Do You Know What Your Co-Worker Makes?

Gabrielle Karol

80607554In an age where cubicles are getting taken down for open office layouts (like LearnVest’s!), it seems that the idea of “openness” is being taken to the next level: salary information. The Wall Street Journal reports that an increasing number of private-sector companies are choosing to reveal formerly secret numbers to employees.

Company financials, staff evaluations—even details about workers’ salary and bonuses—are put out into the open, in the spirit of freeing up anxieties about co-workers’ pay and creating a clearer sense of how each team member contributes to the company as a whole.

We’ve raised the question before of whether it can be beneficial to talk openly about your salary with friends or co-workers, or whether it just stirs up more problems.

And it seems that there’s no clear answer: Some of the employees interviewed by The Journal who work for more transparent companies call the access to information “empowering,” while some business owners who had attempted openness found that it wasted time and hurt the hiring process, as attractive applicants couldn’t be wooed with salary increases without causing angst among current staffers.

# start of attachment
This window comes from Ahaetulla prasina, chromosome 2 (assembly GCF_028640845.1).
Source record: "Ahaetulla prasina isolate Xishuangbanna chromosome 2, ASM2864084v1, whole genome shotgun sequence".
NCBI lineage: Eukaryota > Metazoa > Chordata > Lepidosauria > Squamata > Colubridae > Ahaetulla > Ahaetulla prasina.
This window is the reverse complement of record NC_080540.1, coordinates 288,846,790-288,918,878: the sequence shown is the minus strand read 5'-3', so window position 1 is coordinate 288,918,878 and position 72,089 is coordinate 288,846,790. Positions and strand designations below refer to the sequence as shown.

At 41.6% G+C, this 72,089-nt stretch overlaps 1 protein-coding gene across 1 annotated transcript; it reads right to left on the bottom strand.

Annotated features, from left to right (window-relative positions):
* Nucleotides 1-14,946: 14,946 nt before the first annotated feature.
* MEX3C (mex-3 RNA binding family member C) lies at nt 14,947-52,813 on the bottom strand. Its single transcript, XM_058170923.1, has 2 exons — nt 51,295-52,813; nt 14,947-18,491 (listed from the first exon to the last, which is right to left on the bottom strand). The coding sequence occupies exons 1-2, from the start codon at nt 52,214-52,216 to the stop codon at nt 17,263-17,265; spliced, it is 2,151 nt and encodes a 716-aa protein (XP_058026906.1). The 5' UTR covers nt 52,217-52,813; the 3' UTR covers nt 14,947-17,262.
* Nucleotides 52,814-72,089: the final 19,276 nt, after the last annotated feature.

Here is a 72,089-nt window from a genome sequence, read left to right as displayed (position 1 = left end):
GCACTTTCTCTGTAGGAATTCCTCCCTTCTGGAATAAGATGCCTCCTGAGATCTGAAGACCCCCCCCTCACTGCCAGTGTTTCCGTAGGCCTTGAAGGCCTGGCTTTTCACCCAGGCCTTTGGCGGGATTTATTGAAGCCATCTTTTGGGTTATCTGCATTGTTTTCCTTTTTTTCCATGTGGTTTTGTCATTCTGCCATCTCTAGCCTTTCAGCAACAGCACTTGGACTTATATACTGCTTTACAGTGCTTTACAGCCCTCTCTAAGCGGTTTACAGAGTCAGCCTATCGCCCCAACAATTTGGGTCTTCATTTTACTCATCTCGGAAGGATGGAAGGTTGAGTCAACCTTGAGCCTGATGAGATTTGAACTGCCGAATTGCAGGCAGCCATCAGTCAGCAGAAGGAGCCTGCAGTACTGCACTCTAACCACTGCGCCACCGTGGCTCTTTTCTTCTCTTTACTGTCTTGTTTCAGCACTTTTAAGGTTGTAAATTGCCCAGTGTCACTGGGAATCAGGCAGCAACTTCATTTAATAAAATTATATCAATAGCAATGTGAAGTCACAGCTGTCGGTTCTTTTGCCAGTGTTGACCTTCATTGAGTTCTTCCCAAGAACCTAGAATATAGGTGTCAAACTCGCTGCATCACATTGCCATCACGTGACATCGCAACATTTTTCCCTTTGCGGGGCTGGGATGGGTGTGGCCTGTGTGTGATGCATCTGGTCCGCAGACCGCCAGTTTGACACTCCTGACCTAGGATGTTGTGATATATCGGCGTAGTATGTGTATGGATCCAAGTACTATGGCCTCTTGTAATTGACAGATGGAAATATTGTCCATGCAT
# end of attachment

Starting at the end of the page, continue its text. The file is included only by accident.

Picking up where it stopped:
Additionally, Ed Lawler, the director of the Center for Effective Communications at the University of Southern California said that openness can be detrimentally time-consuming or expensive, as employees try to weigh in on decisions regarding the company’s direction—or salary discussions—where formerly they would have just concentrated on their own work.

What do you think? Would you want to know your co-workers’ salaries and your company’s in-depth financials—or do you prefer to be kept in the dark?

  • Andrea Barnes

    I think I would want to know. Gives me an idea of where I stand in the company and what I could be potentially making in the future

  • Tushar @ Everything FInance

    I do the timekeeping for my department, so I do know what my colleagues make. I don’t know why (I have less experience than them, have been with the organization for a shorter amount of time) but I make more than most of them. It might be because I have extra duties. 

    In any case, I think it’s a slippery slope to know. How much you make doesn’t necessarily dictate how much the organization values you – it’s reflective of your negotiation skills and ability to sell yourself.